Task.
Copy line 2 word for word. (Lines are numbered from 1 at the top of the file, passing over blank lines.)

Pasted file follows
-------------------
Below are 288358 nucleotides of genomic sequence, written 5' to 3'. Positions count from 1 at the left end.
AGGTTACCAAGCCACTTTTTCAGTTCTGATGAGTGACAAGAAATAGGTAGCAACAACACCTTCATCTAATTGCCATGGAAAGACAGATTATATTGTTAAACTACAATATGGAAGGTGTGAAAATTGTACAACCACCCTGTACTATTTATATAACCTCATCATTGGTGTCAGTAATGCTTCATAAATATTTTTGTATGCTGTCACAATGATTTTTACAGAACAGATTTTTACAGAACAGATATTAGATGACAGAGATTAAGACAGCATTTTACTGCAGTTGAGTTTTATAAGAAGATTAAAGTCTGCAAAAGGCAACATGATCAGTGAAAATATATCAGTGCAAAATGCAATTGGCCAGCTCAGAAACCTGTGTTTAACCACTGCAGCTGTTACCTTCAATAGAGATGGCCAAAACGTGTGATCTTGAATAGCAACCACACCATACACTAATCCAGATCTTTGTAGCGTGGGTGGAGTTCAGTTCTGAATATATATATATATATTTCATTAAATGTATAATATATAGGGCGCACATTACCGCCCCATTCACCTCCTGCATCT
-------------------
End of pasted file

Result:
AGGTTACCAAGCCACTTTTTCAGTTCTGATGAGTGACAAGAAATAGGTAGCAACAACACCTTCATCTAATTGCCATGGAAAGACAGATTATATTGTTAAACTACAATATGGAAGGTGTGAAAATTGTACAACCACCCTGTACTATTTATATAACCTCATCATTGGTGTCAGTAATGCTTCATAAATATTTTTGTATGCTGTCACAATGATTTTTACAGAACAGATTTTTACAGAACAGATATTAGATGACAGAGATTAAGACAGCATTTTACTGCAGTTGAGTTTTATAAGAAGATTAAAGTCTGCAAAAGGCAACATGATCAGTGAAAATATATCAGTGCAAAATGCAATTGGCCAGCTCAGAAACCTGTGTTTAACCACTGCAGCTGTTACCTTCAATAGAGATGGCCAAAACGTGTGATCTTGAATAGCAACCACACCATACACTAATCCAGATCTTTGTAGCGTGGGTGGAGTTCAGTTCTGAATATATATATATATATTTCATTAAATGTATAATATATAGGGCGCACATTACCGCCCCATTCACCTCCTGCATCT